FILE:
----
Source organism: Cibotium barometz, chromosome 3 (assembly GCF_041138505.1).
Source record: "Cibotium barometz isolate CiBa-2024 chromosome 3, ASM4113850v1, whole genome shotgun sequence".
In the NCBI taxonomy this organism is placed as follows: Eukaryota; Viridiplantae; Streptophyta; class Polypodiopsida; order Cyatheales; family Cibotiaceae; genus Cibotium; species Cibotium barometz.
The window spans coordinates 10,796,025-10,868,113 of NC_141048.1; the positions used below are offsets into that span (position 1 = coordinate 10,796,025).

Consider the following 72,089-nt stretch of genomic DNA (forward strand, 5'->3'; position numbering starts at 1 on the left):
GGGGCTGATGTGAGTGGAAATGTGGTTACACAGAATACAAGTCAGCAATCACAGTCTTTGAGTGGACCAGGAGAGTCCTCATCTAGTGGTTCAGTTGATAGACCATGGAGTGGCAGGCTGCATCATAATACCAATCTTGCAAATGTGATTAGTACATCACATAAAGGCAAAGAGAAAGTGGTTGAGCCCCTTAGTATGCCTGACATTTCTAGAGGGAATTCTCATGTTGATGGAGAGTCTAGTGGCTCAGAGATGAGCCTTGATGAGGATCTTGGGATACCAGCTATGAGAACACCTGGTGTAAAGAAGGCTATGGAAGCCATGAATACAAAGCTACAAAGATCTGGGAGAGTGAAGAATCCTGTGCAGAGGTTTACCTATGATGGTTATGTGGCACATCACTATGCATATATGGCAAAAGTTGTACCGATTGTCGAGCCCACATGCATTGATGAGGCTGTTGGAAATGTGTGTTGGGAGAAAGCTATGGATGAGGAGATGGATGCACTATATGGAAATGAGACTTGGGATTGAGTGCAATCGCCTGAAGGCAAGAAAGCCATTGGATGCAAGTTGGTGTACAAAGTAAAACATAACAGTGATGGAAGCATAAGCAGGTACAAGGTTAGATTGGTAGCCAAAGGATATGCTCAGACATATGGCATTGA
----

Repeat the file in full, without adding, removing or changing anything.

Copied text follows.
Source organism: Cibotium barometz, chromosome 3 (assembly GCF_041138505.1).
Source record: "Cibotium barometz isolate CiBa-2024 chromosome 3, ASM4113850v1, whole genome shotgun sequence".
In the NCBI taxonomy this organism is placed as follows: Eukaryota; Viridiplantae; Streptophyta; class Polypodiopsida; order Cyatheales; family Cibotiaceae; genus Cibotium; species Cibotium barometz.
The window spans coordinates 10,796,025-10,868,113 of NC_141048.1; the positions used below are offsets into that span (position 1 = coordinate 10,796,025).

Consider the following 72,089-nt stretch of genomic DNA (forward strand, 5'->3'; position numbering starts at 1 on the left):
GGGGCTGATGTGAGTGGAAATGTGGTTACACAGAATACAAGTCAGCAATCACAGTCTTTGAGTGGACCAGGAGAGTCCTCATCTAGTGGTTCAGTTGATAGACCATGGAGTGGCAGGCTGCATCATAATACCAATCTTGCAAATGTGATTAGTACATCACATAAAGGCAAAGAGAAAGTGGTTGAGCCCCTTAGTATGCCTGACATTTCTAGAGGGAATTCTCATGTTGATGGAGAGTCTAGTGGCTCAGAGATGAGCCTTGATGAGGATCTTGGGATACCAGCTATGAGAACACCTGGTGTAAAGAAGGCTATGGAAGCCATGAATACAAAGCTACAAAGATCTGGGAGAGTGAAGAATCCTGTGCAGAGGTTTACCTATGATGGTTATGTGGCACATCACTATGCATATATGGCAAAAGTTGTACCGATTGTCGAGCCCACATGCATTGATGAGGCTGTTGGAAATGTGTGTTGGGAGAAAGCTATGGATGAGGAGATGGATGCACTATATGGAAATGAGACTTGGGATTGAGTGCAATCGCCTGAAGGCAAGAAAGCCATTGGATGCAAGTTGGTGTACAAAGTAAAACATAACAGTGATGGAAGCATAAGCAGGTACAAGGTTAGATTGGTAGCCAAAGGATATGCTCAGACATATGGCATTGA